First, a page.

As you may be aware, the Working Time Regulations 1998 seek to implement into English law the obligations set out in the EU-wide Working Time Directive. Both the regulations and the directive contain a variety of rules relating to the hours that businesses can require their employees to work.
A problem identified in the recent Spanish case of Federacion de Servicios de Comisiones Obreras (CCOO) v Deutsche Bank SAE is that many businesses don’t keep an accurate record of the hours their employees actually work. If this is the case, how can we be sure that businesses are complying with the law?
Further recording keeping obligations on the way?
A senior legal officer at the European Court of Justice has now published his opinion of the issues raised in the Deutsche Bank case. Advocate General Pitruzzella is of the view that in order to comply with the law, employers must keep records of the actual time worked by their employees. Admittedly, the Advocate General's opinion is not binding law; it will be for the ECJ judges to make a final decision. However, an opinion of this nature is likely to be very persuasive.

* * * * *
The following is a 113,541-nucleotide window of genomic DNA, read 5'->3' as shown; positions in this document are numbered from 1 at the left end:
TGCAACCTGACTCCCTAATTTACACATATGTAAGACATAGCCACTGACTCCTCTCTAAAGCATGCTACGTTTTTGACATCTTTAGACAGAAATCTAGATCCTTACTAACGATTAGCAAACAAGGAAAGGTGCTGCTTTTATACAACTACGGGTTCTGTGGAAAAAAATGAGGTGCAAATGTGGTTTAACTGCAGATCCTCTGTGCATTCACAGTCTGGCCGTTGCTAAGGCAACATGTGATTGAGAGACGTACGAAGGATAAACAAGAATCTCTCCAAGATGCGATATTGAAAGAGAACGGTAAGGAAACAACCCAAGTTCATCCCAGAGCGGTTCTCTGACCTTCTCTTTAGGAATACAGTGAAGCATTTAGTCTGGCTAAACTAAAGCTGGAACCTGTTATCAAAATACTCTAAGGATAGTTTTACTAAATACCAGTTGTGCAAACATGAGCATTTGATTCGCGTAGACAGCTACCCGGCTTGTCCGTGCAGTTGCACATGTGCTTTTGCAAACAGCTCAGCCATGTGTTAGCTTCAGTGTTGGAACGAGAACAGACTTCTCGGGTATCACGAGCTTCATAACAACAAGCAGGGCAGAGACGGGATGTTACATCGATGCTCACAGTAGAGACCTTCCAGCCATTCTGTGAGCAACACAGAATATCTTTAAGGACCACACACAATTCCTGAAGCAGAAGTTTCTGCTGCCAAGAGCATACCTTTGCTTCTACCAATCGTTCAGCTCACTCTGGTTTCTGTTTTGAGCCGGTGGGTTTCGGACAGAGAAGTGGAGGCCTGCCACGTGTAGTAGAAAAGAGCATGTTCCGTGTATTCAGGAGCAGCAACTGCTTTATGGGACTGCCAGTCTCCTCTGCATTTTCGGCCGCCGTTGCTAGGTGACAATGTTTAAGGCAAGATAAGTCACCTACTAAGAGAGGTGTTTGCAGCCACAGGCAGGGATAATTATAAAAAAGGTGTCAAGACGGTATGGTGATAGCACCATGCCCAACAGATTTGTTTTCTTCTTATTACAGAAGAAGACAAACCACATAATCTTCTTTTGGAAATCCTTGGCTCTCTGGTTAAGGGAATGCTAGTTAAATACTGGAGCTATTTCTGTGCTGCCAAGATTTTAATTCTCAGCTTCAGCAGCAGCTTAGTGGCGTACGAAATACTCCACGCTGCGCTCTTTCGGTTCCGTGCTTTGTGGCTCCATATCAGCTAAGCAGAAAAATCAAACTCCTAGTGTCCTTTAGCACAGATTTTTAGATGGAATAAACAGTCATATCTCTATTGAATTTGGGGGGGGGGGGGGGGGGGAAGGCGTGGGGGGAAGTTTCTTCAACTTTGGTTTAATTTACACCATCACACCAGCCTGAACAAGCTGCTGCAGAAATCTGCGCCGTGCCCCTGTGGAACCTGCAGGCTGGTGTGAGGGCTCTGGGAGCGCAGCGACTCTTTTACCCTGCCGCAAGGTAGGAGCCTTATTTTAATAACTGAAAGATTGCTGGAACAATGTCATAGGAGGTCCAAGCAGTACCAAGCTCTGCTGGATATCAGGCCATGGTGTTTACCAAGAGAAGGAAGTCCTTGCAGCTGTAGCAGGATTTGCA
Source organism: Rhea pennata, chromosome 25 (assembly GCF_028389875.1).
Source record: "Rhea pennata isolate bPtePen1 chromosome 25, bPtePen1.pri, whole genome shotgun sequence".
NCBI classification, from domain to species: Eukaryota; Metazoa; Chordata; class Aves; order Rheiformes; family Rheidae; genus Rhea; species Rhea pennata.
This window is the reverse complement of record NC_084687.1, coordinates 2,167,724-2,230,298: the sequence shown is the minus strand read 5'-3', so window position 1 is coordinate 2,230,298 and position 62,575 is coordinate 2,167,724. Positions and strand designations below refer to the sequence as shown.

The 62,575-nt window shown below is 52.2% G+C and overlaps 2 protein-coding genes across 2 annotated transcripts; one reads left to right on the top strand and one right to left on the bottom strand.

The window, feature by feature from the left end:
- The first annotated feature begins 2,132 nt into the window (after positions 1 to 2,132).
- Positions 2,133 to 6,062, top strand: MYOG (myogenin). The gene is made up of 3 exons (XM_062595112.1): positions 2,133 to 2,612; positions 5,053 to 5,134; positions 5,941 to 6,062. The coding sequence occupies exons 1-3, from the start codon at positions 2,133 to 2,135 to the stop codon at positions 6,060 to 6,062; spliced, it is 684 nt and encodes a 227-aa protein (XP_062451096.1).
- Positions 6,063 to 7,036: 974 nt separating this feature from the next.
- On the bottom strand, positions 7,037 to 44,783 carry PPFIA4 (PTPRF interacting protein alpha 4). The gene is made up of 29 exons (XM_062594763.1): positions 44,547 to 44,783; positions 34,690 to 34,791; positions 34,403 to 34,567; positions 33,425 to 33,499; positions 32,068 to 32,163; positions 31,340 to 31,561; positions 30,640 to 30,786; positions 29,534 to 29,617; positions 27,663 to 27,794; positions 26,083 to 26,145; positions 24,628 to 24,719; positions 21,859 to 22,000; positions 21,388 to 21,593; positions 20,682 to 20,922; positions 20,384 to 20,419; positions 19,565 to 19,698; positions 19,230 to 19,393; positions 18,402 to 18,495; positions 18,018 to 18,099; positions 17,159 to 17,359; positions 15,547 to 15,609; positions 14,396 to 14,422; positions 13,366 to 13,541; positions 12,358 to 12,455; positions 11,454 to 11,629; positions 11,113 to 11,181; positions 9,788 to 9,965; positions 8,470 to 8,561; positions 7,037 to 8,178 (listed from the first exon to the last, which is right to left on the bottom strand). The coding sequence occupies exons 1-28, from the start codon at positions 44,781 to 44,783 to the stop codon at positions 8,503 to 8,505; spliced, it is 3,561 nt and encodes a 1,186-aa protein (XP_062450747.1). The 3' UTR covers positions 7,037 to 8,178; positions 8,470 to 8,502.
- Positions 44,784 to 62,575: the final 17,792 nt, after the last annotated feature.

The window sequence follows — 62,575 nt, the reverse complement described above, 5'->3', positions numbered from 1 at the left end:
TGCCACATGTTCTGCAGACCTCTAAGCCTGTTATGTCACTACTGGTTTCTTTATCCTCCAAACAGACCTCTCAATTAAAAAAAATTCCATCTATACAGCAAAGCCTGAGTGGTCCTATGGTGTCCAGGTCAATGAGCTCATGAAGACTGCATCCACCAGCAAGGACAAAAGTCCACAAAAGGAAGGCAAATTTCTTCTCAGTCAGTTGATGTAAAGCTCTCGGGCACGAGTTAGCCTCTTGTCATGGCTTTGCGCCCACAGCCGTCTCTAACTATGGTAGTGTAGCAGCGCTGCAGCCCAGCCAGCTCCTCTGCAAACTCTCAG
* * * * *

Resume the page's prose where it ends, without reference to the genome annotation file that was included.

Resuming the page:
The Working Time Regulations 1998 already require employers to keep ‘adequate records’ to demonstrate their compliance with some aspects of the regulations. However, current guidance (including that issued by the Health and Safety Executive) does not require employers to maintain the level of information now suggested by the Advocate General’s opinion. If the ECJ judges themselves end up agreeing with Mr Pitruzzella, we may have to reconsider whether the law in the UK requires amendment and whether businesses need to increase the range of information they store about the hours their employees work.